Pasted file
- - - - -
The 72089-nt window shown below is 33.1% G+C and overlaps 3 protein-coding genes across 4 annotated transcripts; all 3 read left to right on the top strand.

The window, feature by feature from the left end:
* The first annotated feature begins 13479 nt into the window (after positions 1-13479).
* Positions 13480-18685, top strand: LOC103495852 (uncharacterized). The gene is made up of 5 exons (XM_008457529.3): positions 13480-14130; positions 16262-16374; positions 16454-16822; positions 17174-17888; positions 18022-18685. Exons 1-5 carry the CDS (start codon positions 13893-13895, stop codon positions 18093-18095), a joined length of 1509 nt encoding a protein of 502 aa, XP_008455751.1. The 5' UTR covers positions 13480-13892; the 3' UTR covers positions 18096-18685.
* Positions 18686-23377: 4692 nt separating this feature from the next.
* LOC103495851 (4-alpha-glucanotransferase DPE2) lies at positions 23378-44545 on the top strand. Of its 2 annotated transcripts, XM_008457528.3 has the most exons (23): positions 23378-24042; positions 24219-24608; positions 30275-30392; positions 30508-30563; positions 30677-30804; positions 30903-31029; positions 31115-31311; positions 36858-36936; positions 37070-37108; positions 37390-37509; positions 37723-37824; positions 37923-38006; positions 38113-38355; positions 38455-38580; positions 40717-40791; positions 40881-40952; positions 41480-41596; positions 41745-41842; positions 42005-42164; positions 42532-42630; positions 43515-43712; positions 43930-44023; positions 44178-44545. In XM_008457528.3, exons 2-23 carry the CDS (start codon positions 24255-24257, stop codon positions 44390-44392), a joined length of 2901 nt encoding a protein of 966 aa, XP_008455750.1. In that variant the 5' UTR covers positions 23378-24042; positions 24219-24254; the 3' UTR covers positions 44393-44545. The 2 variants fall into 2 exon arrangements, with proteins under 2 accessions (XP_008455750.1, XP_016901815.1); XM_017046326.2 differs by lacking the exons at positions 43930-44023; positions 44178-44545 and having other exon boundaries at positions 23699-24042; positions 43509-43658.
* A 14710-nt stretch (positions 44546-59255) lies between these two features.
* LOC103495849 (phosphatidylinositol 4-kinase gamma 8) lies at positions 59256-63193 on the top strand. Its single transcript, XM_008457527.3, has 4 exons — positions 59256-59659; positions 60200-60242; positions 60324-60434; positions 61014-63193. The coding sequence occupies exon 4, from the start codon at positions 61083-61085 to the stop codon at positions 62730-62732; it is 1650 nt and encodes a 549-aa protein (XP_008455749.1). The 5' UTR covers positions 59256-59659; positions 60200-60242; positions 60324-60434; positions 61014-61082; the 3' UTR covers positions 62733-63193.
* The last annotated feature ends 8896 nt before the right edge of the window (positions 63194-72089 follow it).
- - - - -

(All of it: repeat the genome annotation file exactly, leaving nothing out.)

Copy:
The 72089-nt window shown below is 33.1% G+C and overlaps 3 protein-coding genes across 4 annotated transcripts; all 3 read left to right on the top strand.

The window, feature by feature from the left end:
* The first annotated feature begins 13479 nt into the window (after positions 1-13479).
* Positions 13480-18685, top strand: LOC103495852 (uncharacterized). The gene is made up of 5 exons (XM_008457529.3): positions 13480-14130; positions 16262-16374; positions 16454-16822; positions 17174-17888; positions 18022-18685. Exons 1-5 carry the CDS (start codon positions 13893-13895, stop codon positions 18093-18095), a joined length of 1509 nt encoding a protein of 502 aa, XP_008455751.1. The 5' UTR covers positions 13480-13892; the 3' UTR covers positions 18096-18685.
* Positions 18686-23377: 4692 nt separating this feature from the next.
* LOC103495851 (4-alpha-glucanotransferase DPE2) lies at positions 23378-44545 on the top strand. Of its 2 annotated transcripts, XM_008457528.3 has the most exons (23): positions 23378-24042; positions 24219-24608; positions 30275-30392; positions 30508-30563; positions 30677-30804; positions 30903-31029; positions 31115-31311; positions 36858-36936; positions 37070-37108; positions 37390-37509; positions 37723-37824; positions 37923-38006; positions 38113-38355; positions 38455-38580; positions 40717-40791; positions 40881-40952; positions 41480-41596; positions 41745-41842; positions 42005-42164; positions 42532-42630; positions 43515-43712; positions 43930-44023; positions 44178-44545. In XM_008457528.3, exons 2-23 carry the CDS (start codon positions 24255-24257, stop codon positions 44390-44392), a joined length of 2901 nt encoding a protein of 966 aa, XP_008455750.1. In that variant the 5' UTR covers positions 23378-24042; positions 24219-24254; the 3' UTR covers positions 44393-44545. The 2 variants fall into 2 exon arrangements, with proteins under 2 accessions (XP_008455750.1, XP_016901815.1); XM_017046326.2 differs by lacking the exons at positions 43930-44023; positions 44178-44545 and having other exon boundaries at positions 23699-24042; positions 43509-43658.
* A 14710-nt stretch (positions 44546-59255) lies between these two features.
* LOC103495849 (phosphatidylinositol 4-kinase gamma 8) lies at positions 59256-63193 on the top strand. Its single transcript, XM_008457527.3, has 4 exons — positions 59256-59659; positions 60200-60242; positions 60324-60434; positions 61014-63193. The coding sequence occupies exon 4, from the start codon at positions 61083-61085 to the stop codon at positions 62730-62732; it is 1650 nt and encodes a 549-aa protein (XP_008455749.1). The 5' UTR covers positions 59256-59659; positions 60200-60242; positions 60324-60434; positions 61014-61082; the 3' UTR covers positions 62733-63193.
* The last annotated feature ends 8896 nt before the right edge of the window (positions 63194-72089 follow it).